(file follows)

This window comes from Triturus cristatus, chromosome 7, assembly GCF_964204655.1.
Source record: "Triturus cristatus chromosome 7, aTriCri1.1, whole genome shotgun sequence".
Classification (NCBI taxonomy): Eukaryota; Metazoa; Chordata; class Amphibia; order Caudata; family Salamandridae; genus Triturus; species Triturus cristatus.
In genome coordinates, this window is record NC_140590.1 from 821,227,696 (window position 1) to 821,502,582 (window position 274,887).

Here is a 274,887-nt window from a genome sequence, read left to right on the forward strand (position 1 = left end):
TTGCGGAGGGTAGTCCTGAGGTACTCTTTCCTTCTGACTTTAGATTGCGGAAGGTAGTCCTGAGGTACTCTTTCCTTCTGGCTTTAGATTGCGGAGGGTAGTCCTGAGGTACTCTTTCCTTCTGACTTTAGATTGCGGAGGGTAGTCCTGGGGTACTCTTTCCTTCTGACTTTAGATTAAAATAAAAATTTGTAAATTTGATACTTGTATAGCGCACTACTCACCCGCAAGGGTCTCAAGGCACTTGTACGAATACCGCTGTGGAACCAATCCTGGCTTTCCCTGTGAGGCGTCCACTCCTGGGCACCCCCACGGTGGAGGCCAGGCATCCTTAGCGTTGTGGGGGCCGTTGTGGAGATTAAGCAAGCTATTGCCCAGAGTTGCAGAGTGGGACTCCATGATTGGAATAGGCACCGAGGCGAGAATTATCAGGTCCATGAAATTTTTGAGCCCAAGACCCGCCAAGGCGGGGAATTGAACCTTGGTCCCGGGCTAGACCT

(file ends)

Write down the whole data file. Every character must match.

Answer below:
This window comes from Triturus cristatus, chromosome 7, assembly GCF_964204655.1.
Source record: "Triturus cristatus chromosome 7, aTriCri1.1, whole genome shotgun sequence".
Classification (NCBI taxonomy): Eukaryota; Metazoa; Chordata; class Amphibia; order Caudata; family Salamandridae; genus Triturus; species Triturus cristatus.
In genome coordinates, this window is record NC_140590.1 from 821,227,696 (window position 1) to 821,502,582 (window position 274,887).

Here is a 274,887-nt window from a genome sequence, read left to right on the forward strand (position 1 = left end):
TTGCGGAGGGTAGTCCTGAGGTACTCTTTCCTTCTGACTTTAGATTGCGGAAGGTAGTCCTGAGGTACTCTTTCCTTCTGGCTTTAGATTGCGGAGGGTAGTCCTGAGGTACTCTTTCCTTCTGACTTTAGATTGCGGAGGGTAGTCCTGGGGTACTCTTTCCTTCTGACTTTAGATTAAAATAAAAATTTGTAAATTTGATACTTGTATAGCGCACTACTCACCCGCAAGGGTCTCAAGGCACTTGTACGAATACCGCTGTGGAACCAATCCTGGCTTTCCCTGTGAGGCGTCCACTCCTGGGCACCCCCACGGTGGAGGCCAGGCATCCTTAGCGTTGTGGGGGCCGTTGTGGAGATTAAGCAAGCTATTGCCCAGAGTTGCAGAGTGGGACTCCATGATTGGAATAGGCACCGAGGCGAGAATTATCAGGTCCATGAAATTTTTGAGCCCAAGACCCGCCAAGGCGGGGAATTGAACCTTGGTCCCGGGCTAGACCT